HR technology + corn chips, perfect together

I was listening to a random piece on NPR, which I admit is where I frequently come up with ideas for posts, when I heard a CEO of a gaming company talk about their shift in strategy. They, like many in gaming, are shifting from writing long-form games meant to be played for hours (or at least tens of minutes) to games for our iPads, pods, phones, etc. They are hardly alone in this… Open up the app store on your favorite device, and thousands of companies you’ve never heard of are trying to make it big in the new world of games.

But in this interview, the CEO used a word to describe his games that I’d not heard before. He wants to make his games, “snacky”. What a great description of how we play games on mobile devices, right? We pick them up, play for a few seconds or minutes. Put it down, and pick it up again in a few minutes. Designing games like this is actually quite hard, but when done right, they can be big hits. (now, if this idea isn’t familiar to you yet, please, stop reading and go directly to your mobile device and download Fruit Ninja. I apologize in advance for getting you hooked.) “Snacky” games are played for seconds or minutes. Other games are played much longer.

So now let’s talk HR tech, where all of the buzz is about, “gamification”. Software developers want to make our HR software more useable, and dare we say…. Fun. This is welcome news, since much of what has existed in the past has needed an owners manual the size of my Dad’s Buick to operate.  There are more and more excellent iPad apps for HR and managers to use. User interfaces are improving.

Here’s my question. Are we in HR Tech rushing to gamification, when we should be rushing to not just make our software easier to use, but also, “Snacky”? Are we building based on the last idea (gamification), and not leaping ahead to how users want to use software today?  (I’m really asking this as a question, would love to hear your thoughts.)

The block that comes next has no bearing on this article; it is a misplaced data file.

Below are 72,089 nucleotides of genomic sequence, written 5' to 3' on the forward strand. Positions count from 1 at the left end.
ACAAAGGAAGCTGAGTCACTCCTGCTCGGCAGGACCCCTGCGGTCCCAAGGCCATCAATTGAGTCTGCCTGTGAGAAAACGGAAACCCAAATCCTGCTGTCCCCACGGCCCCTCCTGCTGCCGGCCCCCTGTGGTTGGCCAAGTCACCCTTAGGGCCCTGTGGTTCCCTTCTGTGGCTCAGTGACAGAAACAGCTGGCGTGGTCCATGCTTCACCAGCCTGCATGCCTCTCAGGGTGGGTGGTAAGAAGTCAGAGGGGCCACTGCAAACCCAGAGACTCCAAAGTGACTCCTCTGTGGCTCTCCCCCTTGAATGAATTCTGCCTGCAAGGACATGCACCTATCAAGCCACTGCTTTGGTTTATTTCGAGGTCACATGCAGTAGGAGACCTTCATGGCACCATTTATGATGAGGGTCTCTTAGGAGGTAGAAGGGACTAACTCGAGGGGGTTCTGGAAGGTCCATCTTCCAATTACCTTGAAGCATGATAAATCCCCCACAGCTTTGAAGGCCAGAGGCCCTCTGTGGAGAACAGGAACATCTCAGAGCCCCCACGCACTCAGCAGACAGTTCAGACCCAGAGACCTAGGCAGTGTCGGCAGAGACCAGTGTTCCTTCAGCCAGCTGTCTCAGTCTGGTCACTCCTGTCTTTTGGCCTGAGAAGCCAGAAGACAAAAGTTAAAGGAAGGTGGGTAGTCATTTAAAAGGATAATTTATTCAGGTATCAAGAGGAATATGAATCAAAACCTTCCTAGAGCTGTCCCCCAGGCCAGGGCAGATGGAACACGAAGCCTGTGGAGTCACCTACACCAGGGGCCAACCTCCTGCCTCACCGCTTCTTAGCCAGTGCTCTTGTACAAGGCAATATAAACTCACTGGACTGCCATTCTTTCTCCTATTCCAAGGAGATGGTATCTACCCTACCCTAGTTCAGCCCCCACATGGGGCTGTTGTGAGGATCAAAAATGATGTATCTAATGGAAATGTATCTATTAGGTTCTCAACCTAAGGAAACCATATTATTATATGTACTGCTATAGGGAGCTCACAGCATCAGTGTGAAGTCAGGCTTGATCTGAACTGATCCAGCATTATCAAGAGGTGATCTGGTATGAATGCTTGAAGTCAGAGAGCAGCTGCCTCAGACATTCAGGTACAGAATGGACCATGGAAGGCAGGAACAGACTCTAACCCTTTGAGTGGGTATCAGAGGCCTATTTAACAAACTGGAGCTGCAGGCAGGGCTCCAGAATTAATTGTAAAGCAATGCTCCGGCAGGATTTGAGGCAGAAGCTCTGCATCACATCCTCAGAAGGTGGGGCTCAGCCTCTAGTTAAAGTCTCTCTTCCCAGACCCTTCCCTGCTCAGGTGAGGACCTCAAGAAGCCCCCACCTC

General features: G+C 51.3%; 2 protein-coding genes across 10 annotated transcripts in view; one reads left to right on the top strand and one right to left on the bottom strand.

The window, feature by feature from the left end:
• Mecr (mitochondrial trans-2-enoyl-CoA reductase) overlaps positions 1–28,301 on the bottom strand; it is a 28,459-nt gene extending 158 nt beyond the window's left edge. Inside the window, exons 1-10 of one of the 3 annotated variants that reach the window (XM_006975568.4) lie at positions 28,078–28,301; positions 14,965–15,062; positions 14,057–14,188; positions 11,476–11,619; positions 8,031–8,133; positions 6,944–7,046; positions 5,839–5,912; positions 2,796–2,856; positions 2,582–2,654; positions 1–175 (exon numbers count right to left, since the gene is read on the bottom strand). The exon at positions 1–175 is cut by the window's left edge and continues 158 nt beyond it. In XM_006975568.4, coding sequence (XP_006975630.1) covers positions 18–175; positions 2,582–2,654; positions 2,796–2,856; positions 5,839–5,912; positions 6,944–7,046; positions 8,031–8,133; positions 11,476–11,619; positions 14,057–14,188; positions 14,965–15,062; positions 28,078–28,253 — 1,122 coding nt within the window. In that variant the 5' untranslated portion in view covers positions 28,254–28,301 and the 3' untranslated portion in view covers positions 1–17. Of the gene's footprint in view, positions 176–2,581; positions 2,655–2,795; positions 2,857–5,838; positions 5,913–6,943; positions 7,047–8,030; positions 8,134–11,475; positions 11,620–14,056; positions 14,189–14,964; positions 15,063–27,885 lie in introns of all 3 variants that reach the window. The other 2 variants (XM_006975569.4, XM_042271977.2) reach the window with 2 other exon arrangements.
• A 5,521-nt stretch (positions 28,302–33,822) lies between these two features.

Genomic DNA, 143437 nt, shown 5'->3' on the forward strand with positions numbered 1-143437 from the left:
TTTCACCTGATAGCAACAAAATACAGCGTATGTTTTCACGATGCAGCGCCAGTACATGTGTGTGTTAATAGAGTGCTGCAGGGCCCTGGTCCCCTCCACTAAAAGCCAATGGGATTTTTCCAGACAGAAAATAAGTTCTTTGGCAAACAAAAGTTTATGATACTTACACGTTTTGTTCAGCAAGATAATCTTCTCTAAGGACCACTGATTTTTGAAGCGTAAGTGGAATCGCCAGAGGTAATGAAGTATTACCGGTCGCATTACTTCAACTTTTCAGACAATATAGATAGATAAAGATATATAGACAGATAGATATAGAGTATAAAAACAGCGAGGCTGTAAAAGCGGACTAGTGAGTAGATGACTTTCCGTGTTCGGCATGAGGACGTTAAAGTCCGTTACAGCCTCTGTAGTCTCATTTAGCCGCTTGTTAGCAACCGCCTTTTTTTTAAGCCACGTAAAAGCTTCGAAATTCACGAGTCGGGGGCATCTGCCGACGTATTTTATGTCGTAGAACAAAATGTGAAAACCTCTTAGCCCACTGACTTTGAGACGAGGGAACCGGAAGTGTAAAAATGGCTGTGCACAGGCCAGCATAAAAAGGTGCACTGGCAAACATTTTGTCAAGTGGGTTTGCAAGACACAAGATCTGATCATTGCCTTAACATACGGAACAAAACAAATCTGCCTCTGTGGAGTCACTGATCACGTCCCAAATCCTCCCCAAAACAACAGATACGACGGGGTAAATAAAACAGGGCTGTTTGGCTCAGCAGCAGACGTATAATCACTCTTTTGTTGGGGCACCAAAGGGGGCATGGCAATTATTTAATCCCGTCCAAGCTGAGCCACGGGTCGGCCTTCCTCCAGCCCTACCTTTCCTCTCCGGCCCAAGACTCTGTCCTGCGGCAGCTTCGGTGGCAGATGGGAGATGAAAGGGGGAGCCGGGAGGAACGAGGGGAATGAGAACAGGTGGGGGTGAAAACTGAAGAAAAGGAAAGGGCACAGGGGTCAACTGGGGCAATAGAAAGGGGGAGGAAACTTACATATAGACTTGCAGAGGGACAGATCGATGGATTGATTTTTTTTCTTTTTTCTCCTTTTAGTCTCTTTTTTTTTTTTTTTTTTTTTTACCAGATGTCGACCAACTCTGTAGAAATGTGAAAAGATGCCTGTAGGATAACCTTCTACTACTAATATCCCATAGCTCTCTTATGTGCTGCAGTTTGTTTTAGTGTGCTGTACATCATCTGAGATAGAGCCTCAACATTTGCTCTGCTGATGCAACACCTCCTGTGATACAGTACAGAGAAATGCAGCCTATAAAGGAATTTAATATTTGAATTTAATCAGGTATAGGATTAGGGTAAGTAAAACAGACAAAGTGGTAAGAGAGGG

What would a snack-sized HR system even look like? How would managers uses it?

The possibilities are enormous.  Real time feedback on employees based on 2 swipes of the thumb. Posting a job to the world by pushing it into a cloud.  The boring stuff could be fun.
If you’re in the software side of HR, please… Cut the Rope, slash some fruit with a sword, take a Jungle Run, and come on back to tell us if there’s room in HR for some snacks.


Jeremy Shapiro is an executive in HR at a leading financial services firm, working on talent analytics. Formerly a Senior Vice President of the Hodes iQ Talent Management Suite at Bernard Hodes Group and is a co-author of the HR metrics book Ultimate Performance. Jeremy has coached hundreds of companies in recruiting and HR technology solutions across industries and sizes. Jeremy is a frequent speaker and author on HR technology topics and HR Business Intelligence topics, such as SHRM, IHRIM, the Human Capital Institute, and more. He is a frequent contributor to articles and whitepapers on HR Business Intelligence. Jeremy holds a Masters of Science in Information Systems from NYU and a B.A in Economics from Rutgers University. Specific topics of research include HR metrics, talent management technology, and next generation recruiting technologies.

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3 comments on “HR technology + corn chips, perfect together
  1. Mary Fenwick says:

    Excellent, excellent snack for thought. Why can’t an HR system help to build a relationship with a candidate? I suppose the stumbling block is the need for metrics…so the question is, should one system being doing the work of both?

    • measuringtalent says:

      Hey Mary. Thanks for the post. Veery funny you commented. I was walking the shrm expo floor 2 hours ago and was positive I saw you… But it wasn’t you of course.

  2. Kevin Byrnes says:

    repetitive attraction would prevent obsolescence—find a way to keep them coming back for more. Traditionally, we tend to be one and never again. Good post

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